Years ago, I was conducting a sales management workshop in which a sales manager shared her frustration with a salesperson that was running behind plan. They had developed and agreed on a sales goal. The sales manager was prebriefing and debriefing sales calls, but none of her good advice seemed to sink in or get applied.
I gave the sales manager a different coaching question to ask the salesperson: Which salesperson on the team do you want me to assign your missed quota to?
This coaching question sends a clear message: The sales quota must be hit.
The sales manager was pleasantly surprised at how quickly the salesperson changed his selling behaviors. He wasn’t about to have a teammate carry the burden of his missed goal!
This question creates thoughtful conversations with your sales team, centered on thinking like a CEO. When a sales manager and salesperson agree to a sales goal, they deliver the promise of achieving the goal to the CEO, who in turn starts making decisions around the overall company budget. Decisions such as purchasing new equipment based on revenue projections for the year. Upgrading technology or hiring more people to support increased sales.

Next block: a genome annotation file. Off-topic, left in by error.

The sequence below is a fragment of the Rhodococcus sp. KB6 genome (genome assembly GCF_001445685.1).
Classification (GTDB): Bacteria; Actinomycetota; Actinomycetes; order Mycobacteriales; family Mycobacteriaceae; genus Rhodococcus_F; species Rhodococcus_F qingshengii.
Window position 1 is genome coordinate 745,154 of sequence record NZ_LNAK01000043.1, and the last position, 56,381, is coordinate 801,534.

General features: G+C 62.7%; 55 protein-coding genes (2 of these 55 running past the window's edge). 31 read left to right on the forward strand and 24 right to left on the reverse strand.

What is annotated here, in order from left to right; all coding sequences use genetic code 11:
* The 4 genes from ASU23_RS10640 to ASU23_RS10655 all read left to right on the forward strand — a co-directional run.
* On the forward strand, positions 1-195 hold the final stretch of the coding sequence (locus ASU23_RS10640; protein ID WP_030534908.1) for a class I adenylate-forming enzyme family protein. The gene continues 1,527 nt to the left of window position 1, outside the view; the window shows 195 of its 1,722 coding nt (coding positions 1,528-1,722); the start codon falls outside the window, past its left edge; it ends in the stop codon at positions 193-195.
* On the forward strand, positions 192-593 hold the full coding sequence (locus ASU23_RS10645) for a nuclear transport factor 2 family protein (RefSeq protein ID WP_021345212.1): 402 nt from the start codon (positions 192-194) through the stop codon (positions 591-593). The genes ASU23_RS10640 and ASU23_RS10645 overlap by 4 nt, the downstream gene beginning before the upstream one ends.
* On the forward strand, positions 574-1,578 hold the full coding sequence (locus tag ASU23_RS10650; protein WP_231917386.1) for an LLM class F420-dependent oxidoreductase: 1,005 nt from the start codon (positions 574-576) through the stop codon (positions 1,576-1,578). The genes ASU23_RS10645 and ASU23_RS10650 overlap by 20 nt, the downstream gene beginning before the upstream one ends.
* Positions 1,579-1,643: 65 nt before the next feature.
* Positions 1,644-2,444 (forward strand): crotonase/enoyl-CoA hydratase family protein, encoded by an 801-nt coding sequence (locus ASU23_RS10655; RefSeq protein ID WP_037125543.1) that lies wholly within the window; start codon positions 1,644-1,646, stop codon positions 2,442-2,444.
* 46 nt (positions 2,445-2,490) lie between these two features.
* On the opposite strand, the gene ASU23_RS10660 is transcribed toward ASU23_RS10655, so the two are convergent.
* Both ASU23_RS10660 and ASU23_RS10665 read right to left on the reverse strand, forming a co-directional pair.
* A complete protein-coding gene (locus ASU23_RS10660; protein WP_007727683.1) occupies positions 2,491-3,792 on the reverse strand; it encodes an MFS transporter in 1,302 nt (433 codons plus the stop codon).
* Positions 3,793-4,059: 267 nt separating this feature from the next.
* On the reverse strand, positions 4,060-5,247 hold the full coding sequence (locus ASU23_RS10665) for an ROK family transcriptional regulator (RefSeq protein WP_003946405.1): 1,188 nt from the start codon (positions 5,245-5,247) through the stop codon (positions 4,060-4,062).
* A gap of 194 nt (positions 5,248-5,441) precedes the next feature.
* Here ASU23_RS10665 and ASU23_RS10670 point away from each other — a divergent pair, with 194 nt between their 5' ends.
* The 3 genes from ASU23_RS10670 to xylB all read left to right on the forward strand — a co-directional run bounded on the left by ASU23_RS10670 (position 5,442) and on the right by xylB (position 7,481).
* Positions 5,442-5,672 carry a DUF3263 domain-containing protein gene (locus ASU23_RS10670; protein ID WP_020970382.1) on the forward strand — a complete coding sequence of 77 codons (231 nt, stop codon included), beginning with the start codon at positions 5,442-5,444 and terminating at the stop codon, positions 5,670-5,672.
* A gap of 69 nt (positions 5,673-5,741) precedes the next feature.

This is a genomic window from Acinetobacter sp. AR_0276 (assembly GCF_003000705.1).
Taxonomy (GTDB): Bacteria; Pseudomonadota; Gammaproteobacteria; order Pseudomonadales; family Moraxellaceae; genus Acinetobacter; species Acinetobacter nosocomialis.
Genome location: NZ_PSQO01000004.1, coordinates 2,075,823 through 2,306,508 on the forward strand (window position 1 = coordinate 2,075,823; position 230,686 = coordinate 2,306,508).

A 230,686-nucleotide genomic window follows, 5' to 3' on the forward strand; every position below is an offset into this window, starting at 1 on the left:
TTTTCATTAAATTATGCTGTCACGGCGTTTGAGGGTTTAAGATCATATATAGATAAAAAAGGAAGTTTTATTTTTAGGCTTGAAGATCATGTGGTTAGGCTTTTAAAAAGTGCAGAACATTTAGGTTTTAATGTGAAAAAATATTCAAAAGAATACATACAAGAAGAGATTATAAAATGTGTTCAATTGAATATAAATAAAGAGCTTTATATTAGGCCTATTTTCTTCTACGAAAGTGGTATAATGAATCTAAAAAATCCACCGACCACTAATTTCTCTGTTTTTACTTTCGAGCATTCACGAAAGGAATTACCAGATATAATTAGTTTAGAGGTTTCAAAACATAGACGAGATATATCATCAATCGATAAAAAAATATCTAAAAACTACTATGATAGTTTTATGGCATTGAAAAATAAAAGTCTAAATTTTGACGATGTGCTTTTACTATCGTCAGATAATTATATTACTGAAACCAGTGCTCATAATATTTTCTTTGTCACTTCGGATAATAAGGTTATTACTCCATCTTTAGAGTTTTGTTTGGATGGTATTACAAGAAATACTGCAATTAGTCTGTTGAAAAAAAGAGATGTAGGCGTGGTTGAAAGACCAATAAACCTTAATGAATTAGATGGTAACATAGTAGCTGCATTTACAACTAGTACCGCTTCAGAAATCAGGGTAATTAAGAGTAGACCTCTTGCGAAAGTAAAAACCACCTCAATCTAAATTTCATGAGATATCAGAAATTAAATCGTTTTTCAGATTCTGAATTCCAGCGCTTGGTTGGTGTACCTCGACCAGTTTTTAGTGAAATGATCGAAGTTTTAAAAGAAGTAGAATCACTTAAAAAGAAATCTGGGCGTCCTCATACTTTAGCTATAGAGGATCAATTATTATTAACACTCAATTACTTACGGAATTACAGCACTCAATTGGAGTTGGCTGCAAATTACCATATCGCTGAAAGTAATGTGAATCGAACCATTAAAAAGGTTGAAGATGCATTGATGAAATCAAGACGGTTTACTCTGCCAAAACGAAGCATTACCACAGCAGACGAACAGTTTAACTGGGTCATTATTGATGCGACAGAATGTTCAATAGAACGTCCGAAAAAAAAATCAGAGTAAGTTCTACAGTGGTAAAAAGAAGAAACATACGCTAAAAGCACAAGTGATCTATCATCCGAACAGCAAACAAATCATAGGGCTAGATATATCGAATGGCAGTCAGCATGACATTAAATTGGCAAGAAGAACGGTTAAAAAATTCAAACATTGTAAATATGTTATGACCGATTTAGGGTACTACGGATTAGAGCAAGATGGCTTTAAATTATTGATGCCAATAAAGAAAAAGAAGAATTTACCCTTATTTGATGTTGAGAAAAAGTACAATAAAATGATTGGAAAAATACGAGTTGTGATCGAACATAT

When salespeople don’t achieve their goals, more money is simply not printed to pay for expenses incurred. (Sorry, but your company is not the government.) The CEO or CFO has to find the money.
Teach your sales team to think like a CEO. Where is the money going to come from to pay for expenses that were planned to be covered by achieving your sales goal?
Teach your sales team no-option thinking. The goal must be achieved. Period.
This type of thinking probably evolved from my growing up on an Iowa farm. You have two seasons in the agriculture business to make your “sales goal,” which are spring and fall. Spring is when you plant the crops, kind of like prospecting, and fall is when you harvest them, similar to closing the deal.
Mother Nature is usually uncooperative in both seasons, bringing rain or snow that impedes the progress of planting and harvesting. But here’s where it gets interesting. Growing up, I never heard anyone say, “It’s raining too much; we can’t get the crops in.” “There is too much snow; we can’t get the crops out.”
Farmers just seem to have no-option thinking instilled in them. The crops will get in and out. They may have to work 18 to 20 hours a day once the weather clears up to achieve the goal, and that’s what they do. They don’t have an option. The goal must be hit. Period.
Sales managers: Teach your salespeople to think like CEOs and embrace no-option selling behaviors when it comes to achieving the goal.